In English, subject-verb agreement means that when making a sentence, the subject and verb must “agree” (be the same).
You can read more about it here:
Here is a short story + exercises to demonstrate this important principle:
A singular subject requires a singular verb.
- He grills the steaks for dinner.
- The cat drinks the milk.
- It makes a sound.
- The girl tastes the soup.
- She is funny.
Remember, these words and phrases are also singular and require a singular verb: each, each one, either, neither, anybody, anyone, everybody, nobody, someone, somebody, no one.
- Each person needs to bring a check for $35.
- Nobody deserves the prize.
- Neither Mom nor Dad knows the answer to my question.
Collective nouns also take a singular verb. Some examples include family, group, and team, herd, and flock.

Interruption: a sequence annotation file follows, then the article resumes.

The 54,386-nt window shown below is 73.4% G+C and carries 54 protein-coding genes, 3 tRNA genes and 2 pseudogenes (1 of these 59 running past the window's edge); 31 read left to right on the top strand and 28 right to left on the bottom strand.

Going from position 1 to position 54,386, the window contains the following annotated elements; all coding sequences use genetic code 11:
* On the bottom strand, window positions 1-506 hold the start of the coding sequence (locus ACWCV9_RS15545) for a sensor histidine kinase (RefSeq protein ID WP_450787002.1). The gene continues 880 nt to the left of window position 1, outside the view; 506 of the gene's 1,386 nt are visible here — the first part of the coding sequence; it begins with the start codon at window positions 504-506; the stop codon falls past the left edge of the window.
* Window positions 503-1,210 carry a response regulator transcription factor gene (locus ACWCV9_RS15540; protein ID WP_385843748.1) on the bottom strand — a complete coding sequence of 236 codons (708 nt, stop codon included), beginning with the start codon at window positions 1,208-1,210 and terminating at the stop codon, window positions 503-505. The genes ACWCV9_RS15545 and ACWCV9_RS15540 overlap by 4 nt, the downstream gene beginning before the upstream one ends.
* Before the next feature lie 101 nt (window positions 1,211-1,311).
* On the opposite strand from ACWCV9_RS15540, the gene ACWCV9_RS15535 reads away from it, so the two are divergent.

- Our family likes traveling to new places.
- The flock of birds rests in the trees across from my house.
- Did your group decide on a name?
- They grill the steaks for dinner.
- The cats drink the milk
- They make a sound.
- The girls taste the soup.
- They are funny.
Part A: Identify the subject/verb pair as singular or plural.
Part B: Write the correct form of the verb in parentheses
Part C: Read this story. Identify and correct the subject-verb agreement errors.
Get Vocabulary, Grammar and Teaching Tips, Site Updates, and Special Offers Directly to Your Email